Thomas Starr (1769-1840) was a lawyer who worked for 37 years as cathedral auditor and Chapter Clerk (1803-1840). He and his wife Della lived in the precincts property known as the Oaks, and had at least 9 children between 1792 and 1810, of which several died in infancy. The death of one daughter, Susannah (1799-1810) after an illness of just two days, moved her parents to arrange for the erection of a simple shield-shaped stone at the top of the south aisle pilgrim steps (Image 1). The motif shows a flowering plant of which one flower bud has broken prematurely and died. This effective representation of death in infancy appears in other English churches, sometimes with the addition of a butterfly to denote resurrection of life.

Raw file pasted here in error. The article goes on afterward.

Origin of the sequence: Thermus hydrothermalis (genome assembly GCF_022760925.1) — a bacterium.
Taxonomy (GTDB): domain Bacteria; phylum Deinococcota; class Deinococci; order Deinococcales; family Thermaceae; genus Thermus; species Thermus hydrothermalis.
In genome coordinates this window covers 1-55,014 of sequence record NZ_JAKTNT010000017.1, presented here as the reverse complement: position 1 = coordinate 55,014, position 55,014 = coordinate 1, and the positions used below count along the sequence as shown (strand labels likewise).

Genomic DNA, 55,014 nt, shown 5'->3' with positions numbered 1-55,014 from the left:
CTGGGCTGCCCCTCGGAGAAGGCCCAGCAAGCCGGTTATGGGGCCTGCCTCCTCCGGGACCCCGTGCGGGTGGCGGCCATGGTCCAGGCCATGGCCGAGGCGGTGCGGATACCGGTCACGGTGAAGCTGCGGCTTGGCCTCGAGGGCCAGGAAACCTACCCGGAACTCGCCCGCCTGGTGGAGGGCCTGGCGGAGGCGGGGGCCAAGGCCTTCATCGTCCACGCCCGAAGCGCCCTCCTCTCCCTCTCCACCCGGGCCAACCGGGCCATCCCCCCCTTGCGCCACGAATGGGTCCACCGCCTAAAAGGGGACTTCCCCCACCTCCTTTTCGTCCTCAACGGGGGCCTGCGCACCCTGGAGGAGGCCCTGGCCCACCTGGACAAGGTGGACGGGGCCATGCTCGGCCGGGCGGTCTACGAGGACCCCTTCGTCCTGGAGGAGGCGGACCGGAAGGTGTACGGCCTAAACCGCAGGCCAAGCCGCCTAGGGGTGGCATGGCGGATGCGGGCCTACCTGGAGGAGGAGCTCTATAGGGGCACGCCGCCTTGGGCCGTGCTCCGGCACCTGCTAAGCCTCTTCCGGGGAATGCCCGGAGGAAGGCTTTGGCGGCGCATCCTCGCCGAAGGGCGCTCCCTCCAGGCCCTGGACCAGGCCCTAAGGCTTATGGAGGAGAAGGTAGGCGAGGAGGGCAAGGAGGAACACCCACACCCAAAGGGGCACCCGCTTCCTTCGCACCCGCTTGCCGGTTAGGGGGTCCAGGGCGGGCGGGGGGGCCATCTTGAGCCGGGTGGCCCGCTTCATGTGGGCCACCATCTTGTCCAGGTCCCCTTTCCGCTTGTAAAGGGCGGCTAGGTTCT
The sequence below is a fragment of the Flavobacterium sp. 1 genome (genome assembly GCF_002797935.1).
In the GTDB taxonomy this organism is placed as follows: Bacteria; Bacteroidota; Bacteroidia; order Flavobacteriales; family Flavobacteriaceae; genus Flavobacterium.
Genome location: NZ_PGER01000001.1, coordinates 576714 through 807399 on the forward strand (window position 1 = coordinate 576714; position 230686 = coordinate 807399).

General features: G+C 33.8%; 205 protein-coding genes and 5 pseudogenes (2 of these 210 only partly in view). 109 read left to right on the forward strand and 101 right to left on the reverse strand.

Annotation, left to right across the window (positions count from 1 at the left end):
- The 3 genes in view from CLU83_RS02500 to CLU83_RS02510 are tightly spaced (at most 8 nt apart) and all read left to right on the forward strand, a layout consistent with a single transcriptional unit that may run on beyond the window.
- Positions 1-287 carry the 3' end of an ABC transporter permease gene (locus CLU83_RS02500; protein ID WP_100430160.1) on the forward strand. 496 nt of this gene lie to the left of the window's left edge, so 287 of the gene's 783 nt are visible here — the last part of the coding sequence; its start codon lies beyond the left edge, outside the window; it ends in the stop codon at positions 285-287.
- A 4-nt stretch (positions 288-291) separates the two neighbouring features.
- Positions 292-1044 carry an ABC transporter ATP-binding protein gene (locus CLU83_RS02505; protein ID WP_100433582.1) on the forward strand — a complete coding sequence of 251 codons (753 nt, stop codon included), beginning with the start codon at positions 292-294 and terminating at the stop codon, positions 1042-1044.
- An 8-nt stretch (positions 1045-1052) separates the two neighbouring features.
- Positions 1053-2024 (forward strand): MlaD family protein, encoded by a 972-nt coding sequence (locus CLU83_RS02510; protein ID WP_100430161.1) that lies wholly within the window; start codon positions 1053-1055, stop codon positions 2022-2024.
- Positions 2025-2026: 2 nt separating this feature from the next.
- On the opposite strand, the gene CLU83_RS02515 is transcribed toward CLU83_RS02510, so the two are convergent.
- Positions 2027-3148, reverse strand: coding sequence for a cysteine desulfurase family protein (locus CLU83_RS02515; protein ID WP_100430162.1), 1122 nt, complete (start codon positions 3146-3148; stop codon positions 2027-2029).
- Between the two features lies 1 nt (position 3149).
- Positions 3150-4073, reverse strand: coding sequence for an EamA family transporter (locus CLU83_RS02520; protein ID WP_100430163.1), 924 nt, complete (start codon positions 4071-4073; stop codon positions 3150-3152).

What to see:
a touching memorial to the 10 year old Sussana Starr
the larger tablet above, erected in memory of her father (Image 2)
a family tablet in the cloisters (Image 3)
Sources: Shirley (1938); also Kentish Gazette 12 January 1810 and 28 March 1840